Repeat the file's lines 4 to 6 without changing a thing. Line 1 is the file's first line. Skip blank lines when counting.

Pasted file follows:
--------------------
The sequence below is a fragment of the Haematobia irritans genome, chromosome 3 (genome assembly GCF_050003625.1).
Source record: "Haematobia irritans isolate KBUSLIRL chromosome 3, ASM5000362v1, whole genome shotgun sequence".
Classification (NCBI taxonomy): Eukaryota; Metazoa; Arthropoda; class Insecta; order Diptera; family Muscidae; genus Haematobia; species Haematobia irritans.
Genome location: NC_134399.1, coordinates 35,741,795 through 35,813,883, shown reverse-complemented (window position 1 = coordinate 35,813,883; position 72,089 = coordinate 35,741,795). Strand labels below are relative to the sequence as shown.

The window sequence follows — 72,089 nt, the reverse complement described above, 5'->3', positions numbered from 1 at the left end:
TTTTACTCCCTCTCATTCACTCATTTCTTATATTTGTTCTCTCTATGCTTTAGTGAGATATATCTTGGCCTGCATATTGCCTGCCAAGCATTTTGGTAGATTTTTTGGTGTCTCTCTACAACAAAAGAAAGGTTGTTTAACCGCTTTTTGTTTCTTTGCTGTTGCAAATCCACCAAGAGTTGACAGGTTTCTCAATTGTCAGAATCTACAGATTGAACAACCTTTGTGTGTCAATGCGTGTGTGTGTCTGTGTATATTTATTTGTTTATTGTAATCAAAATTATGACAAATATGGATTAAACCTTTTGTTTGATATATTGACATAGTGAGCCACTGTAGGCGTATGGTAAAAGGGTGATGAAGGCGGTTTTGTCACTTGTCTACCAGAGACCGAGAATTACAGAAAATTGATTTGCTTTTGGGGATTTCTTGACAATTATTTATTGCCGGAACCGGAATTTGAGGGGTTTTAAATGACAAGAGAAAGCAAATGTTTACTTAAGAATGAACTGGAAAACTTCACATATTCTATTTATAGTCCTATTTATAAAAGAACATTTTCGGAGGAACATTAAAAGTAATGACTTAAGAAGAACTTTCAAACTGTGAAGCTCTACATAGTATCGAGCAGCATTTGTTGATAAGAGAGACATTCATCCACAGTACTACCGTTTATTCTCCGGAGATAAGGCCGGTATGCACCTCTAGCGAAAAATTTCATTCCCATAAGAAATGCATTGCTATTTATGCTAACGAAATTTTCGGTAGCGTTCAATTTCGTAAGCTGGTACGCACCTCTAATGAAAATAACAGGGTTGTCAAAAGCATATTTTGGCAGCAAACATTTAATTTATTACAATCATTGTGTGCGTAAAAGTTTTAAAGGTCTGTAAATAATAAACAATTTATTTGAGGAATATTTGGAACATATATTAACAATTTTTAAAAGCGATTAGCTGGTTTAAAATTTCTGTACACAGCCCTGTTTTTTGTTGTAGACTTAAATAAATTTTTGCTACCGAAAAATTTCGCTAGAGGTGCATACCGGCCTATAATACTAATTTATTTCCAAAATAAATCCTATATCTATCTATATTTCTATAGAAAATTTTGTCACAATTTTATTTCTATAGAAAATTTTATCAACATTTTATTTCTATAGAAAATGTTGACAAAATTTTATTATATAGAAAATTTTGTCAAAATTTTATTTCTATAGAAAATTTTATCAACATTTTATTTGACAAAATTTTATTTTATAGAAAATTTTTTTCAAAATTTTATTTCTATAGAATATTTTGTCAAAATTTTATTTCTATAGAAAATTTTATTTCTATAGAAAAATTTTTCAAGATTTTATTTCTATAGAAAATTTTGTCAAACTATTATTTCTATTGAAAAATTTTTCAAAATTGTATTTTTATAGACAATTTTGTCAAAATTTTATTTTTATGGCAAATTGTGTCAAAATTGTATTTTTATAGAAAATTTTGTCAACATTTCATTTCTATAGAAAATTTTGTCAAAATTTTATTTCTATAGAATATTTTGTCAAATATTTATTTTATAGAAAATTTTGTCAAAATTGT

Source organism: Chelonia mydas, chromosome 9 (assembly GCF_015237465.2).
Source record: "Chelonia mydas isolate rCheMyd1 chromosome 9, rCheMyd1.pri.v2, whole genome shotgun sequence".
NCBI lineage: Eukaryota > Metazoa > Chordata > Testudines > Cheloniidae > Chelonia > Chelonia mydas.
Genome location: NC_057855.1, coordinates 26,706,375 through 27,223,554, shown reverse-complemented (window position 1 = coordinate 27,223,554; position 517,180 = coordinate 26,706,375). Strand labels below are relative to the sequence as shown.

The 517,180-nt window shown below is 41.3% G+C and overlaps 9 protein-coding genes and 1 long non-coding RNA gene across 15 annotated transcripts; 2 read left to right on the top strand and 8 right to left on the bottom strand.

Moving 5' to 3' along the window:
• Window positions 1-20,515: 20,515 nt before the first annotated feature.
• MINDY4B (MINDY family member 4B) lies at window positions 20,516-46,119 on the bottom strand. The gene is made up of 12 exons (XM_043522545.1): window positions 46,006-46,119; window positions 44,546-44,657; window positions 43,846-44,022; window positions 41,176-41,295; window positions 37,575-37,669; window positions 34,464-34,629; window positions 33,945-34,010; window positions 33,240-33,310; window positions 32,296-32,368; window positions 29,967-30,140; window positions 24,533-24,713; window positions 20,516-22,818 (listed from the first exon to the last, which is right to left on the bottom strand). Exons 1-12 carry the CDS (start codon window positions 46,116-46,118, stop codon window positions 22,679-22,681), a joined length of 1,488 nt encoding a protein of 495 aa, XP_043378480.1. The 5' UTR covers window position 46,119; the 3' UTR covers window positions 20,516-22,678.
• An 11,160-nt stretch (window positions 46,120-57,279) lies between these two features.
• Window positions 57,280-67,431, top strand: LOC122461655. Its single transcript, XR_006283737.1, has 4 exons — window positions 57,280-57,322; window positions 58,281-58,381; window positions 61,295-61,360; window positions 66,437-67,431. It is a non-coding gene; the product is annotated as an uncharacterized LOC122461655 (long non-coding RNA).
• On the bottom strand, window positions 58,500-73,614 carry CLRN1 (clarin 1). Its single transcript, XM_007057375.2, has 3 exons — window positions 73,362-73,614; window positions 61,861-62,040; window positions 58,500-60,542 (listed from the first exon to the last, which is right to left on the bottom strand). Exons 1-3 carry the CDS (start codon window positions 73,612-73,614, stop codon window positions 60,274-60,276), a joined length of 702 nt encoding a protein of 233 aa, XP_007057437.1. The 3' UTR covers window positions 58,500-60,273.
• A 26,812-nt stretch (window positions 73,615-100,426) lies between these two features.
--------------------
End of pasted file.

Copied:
Genome location: NC_134399.1, coordinates 35,741,795 through 35,813,883, shown reverse-complemented (window position 1 = coordinate 35,813,883; position 72,089 = coordinate 35,741,795). Strand labels below are relative to the sequence as shown.

The window sequence follows — 72,089 nt, the reverse complement described above, 5'->3', positions numbered from 1 at the left end:
TTTTACTCCCTCTCATTCACTCATTTCTTATATTTGTTCTCTCTATGCTTTAGTGAGATATATCTTGGCCTGCATATTGCCTGCCAAGCATTTTGGTAGATTTTTTGGTGTCTCTCTACAACAAAAGAAAGGTTGTTTAACCGCTTTTTGTTTCTTTGCTGTTGCAAATCCACCAAGAGTTGACAGGTTTCTCAATTGTCAGAATCTACAGATTGAACAACCTTTGTGTGTCAATGCGTGTGTGTGTCTGTGTATATTTATTTGTTTATTGTAATCAAAATTATGACAAATATGGATTAAACCTTTTGTTTGATATATTGACATAGTGAGCCACTGTAGGCGTATGGTAAAAGGGTGATGAAGGCGGTTTTGTCACTTGTCTACCAGAGACCGAGAATTACAGAAAATTGATTTGCTTTTGGGGATTTCTTGACAATTATTTATTGCCGGAACCGGAATTTGAGGGGTTTTAAATGACAAGAGAAAGCAAATGTTTACTTAAGAATGAACTGGAAAACTTCACATATTCTATTTATAGTCCTATTTATAAAAGAACATTTTCGGAGGAACATTAAAAGTAATGACTTAAGAAGAACTTTCAAACTGTGAAGCTCTACATAGTATCGAGCAGCATTTGTTGATAAGAGAGACATTCATCCACAGTACTACCGTTTATTCTCCGGAGATAAGGCCGGTATGCACCTCTAGCGAAAAATTTCATTCCCATAAGAAATGCATTGCTATTTATGCTAACGAAATTTTCGGTAGCGTTCAATTTCGTAAGCTGGTACGCACCTCTAATGAAAATAACAGGGTTGTCAAAAGCATATTTTGGCAGCAAACATTTAATTTATTACAATCATTGTGTGCGTAAAAGTTTTAAAGGTCTGTAAATAATAAACAATTTATTTGAGGAATATTTGGAACATATATTAACAATTTTTAAAAGCGATTAGCTGGTTTAAAATTTCTGTACACAGCCCTGTTTTTTGTTGTAGACTTAAATAAATTTTTGCTACCGAAAAATTTCGCTAGAGGTGCATACCGGCCTATAATACTAATTTATTTCCAAAATAAATCCTATATCTATCTATATTTCTATAGAAAATTTTGTCACAATTTTATTTCTATAGAAAATTTTATCAACATTTTATTTCTATAGAAAATGTTGACAAAATTTTATTATATAGAAAATTTTGTCAAAATTTTATTTCTATAGAAAATTTTATCAACATTTTATTTGACAAAATTTTATTTTATAGAAAATTTTTTTCAAAATTTTATTTCTATAGAATATTTTGTCAAAATTTTATTTCTATAGAAAATTTTATTTCTATAGAAAAATTTTTCAAGATTTTATTTCTATAGAAAATTTTGTCAAACTATTATTTCTATTGAAAAATTTTTCAAAATTGTATTTTTATAGACAATTTTGTCAAAATTTTATTTTTATGGCAAATTGTGTCAAAATTGTATTTTTATAGAAAATTTTGTCAACATTTCATTTCTATAGAAAATTTTGTCAAAATTTTATTTCTATAGAATATTTTGTCAAATATTTATTTTATAGAAAATTTTGTCAAAATTGT